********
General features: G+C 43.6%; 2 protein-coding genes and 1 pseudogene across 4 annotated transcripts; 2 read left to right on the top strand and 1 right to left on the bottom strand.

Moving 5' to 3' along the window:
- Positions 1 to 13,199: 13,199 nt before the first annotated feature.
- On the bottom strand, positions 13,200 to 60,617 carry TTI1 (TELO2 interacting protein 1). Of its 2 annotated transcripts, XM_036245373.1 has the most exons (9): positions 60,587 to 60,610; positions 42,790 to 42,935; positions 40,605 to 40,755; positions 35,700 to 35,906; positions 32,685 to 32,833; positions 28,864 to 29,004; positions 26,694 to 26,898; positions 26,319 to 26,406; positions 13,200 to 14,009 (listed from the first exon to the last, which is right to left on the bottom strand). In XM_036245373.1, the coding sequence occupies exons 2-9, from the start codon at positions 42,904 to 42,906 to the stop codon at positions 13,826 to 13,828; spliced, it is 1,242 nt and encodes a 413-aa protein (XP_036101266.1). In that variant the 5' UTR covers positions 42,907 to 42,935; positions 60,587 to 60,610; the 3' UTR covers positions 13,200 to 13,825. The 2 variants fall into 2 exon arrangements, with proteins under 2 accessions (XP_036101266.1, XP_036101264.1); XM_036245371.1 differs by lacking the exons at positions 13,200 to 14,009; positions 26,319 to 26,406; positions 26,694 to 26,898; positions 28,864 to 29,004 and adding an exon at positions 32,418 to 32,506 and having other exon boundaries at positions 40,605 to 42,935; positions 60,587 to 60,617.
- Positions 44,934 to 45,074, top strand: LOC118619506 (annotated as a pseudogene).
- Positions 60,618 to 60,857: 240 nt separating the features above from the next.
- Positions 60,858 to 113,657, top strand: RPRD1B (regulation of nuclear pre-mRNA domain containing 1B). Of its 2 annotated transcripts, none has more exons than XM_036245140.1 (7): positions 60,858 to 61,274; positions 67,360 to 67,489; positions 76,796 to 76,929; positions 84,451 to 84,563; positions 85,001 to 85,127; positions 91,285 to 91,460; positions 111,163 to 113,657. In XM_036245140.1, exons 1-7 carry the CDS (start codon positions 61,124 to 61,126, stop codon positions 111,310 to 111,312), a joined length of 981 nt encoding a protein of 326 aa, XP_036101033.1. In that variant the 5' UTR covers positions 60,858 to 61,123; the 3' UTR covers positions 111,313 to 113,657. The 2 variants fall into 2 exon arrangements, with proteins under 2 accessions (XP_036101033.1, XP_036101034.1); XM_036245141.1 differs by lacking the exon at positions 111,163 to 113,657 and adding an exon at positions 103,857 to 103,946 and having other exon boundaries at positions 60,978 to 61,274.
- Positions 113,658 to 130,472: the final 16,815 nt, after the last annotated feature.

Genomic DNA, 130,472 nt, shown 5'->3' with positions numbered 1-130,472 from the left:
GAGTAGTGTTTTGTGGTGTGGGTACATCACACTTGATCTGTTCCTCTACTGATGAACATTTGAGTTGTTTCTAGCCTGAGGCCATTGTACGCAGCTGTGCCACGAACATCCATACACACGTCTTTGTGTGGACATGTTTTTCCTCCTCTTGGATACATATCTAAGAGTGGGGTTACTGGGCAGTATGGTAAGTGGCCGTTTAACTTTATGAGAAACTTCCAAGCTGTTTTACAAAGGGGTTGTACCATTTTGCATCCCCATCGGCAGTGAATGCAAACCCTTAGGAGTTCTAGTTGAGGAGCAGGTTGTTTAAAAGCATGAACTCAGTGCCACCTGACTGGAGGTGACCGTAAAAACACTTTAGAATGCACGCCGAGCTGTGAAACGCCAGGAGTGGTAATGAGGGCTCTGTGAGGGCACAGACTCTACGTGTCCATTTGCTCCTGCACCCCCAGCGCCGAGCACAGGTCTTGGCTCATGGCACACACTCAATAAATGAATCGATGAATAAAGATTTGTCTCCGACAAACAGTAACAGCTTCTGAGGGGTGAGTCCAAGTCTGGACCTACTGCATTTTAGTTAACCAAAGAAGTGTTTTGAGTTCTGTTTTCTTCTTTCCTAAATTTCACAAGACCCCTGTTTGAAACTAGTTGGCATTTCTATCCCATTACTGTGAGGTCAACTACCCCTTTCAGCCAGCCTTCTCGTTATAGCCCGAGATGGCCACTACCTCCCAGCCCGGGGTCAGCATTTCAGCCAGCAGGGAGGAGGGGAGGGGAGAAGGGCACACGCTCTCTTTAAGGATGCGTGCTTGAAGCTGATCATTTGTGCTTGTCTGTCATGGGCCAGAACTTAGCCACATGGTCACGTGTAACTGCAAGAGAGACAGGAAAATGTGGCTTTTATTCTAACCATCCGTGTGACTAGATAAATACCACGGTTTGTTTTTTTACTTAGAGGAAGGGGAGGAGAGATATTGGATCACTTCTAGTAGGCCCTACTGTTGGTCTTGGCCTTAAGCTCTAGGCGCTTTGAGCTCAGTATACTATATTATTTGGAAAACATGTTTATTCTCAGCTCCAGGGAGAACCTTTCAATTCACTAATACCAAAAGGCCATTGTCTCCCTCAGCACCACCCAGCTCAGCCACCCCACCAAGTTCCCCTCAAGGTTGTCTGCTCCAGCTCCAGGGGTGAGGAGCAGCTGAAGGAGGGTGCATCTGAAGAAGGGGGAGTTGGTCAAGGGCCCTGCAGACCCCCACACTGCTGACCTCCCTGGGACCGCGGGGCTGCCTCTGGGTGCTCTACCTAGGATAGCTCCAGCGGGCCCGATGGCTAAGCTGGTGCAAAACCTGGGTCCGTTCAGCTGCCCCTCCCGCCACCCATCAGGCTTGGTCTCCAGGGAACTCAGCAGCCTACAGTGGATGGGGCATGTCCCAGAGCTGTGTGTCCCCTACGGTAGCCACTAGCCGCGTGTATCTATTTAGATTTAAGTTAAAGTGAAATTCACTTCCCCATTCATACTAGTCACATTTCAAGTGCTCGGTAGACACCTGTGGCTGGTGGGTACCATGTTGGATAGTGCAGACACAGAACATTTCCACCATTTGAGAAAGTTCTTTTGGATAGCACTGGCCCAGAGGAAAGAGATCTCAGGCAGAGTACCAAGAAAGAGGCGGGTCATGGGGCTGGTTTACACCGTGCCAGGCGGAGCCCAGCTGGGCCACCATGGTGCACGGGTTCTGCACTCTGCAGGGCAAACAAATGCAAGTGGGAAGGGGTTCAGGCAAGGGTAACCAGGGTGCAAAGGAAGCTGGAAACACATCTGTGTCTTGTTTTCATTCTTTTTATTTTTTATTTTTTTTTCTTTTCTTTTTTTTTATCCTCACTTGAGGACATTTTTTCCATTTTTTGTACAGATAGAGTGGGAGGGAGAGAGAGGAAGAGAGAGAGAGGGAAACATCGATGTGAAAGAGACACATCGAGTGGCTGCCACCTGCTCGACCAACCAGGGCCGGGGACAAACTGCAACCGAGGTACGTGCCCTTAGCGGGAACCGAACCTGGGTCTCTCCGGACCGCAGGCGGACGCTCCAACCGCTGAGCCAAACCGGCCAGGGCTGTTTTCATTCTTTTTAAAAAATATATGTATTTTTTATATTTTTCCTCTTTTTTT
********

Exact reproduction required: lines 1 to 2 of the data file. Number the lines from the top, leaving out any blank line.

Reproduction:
General features: G+C 43.6%; 2 protein-coding genes and 1 pseudogene across 4 annotated transcripts; 2 read left to right on the top strand and 1 right to left on the bottom strand.

Moving 5' to 3' along the window: